|dissectum (Laceleaf)||Lion Heart||5-9|
|dissectum (Laceleaf)||Ever Red||5-9|
|palmatum||Twisted Japanese red maple Tree||5-9|
|dissectum (Laceleaf)||Red Select||6-8|
Cold Hardy Japanese Maple Trees – Will Japanese Maples Grow In Zone 3
Japanese maples are lovely trees that add structure and brilliant seasonal color to the garden. Since they rarely exceed a height of 25 feet, they are perfect for small lots and home landscapes. Take a look at Japanese maples for zone 3 in this article.
Will Japanese Maples Grow in Zone 3?
Naturally cold hardy, Japanese maple trees are a good choice for zone 3 landscapes. You may have a problem with late freezes killing buds that have begun to open, however. Insulating the soil with deep mulch can help hold the cold in, delaying the end of the dormancy period.
Fertilizing and pruning encourage growth spurts. When growing a Japanese maple in zone 3, delay these activities until you
are certain there won’t be another hard freeze to kill back new growth.
Avoid growing Japanese maples in containers in zone 3. The roots of container-grown plants are more exposed than those of trees planted in the ground. This makes them susceptible to cycles of freezing and thawing.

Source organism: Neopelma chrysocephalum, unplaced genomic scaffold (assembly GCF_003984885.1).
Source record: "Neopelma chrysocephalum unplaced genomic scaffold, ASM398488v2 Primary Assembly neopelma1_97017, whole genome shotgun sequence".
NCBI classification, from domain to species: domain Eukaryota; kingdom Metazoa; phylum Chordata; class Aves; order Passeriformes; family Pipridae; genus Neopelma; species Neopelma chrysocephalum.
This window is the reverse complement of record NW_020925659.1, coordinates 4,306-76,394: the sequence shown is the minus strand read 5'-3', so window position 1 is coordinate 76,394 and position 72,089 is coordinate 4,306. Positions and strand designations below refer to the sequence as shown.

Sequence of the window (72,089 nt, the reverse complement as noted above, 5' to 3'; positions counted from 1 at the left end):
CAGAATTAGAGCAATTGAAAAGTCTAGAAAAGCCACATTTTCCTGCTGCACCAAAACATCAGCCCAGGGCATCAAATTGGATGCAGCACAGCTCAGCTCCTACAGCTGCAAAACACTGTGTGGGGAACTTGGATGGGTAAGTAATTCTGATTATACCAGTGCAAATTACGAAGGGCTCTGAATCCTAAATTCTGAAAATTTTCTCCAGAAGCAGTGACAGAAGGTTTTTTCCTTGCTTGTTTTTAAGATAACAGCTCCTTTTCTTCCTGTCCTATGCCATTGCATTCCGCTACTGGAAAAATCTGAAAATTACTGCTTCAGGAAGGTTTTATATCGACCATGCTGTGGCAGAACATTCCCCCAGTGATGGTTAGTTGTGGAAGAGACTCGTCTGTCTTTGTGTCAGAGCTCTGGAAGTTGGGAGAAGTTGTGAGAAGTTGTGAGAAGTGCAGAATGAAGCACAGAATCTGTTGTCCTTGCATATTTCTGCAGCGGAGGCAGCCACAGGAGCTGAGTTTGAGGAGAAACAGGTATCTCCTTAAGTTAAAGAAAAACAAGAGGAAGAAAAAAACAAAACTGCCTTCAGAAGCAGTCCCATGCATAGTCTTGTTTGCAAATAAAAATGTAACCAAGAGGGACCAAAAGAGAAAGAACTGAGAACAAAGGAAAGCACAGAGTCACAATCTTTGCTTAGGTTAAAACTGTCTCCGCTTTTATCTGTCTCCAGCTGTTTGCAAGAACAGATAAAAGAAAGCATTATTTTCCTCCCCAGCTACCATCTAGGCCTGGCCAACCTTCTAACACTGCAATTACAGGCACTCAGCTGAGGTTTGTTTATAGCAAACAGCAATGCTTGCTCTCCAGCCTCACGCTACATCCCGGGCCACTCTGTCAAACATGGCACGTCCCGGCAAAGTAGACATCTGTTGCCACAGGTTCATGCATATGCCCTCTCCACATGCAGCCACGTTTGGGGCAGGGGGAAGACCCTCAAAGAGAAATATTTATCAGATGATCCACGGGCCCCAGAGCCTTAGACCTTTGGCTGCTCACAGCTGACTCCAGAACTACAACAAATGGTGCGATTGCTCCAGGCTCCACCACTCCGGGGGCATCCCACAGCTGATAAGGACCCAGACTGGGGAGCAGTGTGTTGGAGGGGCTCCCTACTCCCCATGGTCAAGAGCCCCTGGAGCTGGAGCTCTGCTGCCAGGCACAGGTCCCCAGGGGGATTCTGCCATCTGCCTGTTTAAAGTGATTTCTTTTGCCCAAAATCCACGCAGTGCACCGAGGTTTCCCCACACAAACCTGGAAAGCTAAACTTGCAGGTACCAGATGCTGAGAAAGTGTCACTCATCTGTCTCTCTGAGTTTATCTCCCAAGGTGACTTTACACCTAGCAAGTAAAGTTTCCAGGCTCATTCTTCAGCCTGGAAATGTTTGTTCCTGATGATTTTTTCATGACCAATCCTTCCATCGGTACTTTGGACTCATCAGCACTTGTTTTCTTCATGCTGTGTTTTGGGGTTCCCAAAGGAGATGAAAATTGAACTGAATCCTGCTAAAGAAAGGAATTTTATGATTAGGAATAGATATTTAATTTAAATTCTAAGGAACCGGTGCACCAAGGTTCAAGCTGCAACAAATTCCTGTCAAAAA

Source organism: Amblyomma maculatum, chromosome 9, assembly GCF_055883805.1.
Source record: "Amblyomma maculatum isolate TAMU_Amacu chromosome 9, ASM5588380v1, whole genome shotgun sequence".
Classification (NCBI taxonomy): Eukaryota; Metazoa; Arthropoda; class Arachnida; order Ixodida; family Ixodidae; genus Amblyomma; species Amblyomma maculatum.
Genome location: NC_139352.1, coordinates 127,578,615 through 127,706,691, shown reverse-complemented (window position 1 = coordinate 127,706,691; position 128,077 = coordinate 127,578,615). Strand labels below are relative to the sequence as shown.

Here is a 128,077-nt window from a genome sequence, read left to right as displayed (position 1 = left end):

Zone 3 Japanese Maple Trees
Japanese maples thrive in zone 3 once established. Here is a list of suitable trees for these very cold climates:
If you’re looking for a small tree, you can’t miss with Beni Komanchi. The name means ‘beautiful red-haired little girl,’ and the six-foot tree sports pretty red leaves from spring until fall.
Johin has thick, red leaves with a hint of green in the summer. It grows 10 to 15 feet tall.
Katsura is a beautiful, 15-foot tree with pale green leaves that turn bright orange in the fall.
Beni Kawa has dark green leaves that turn gold and red in fall, but its main attraction is the bright red bark. The red color is striking against a snowy backdrop. It grows about 15 feet tall.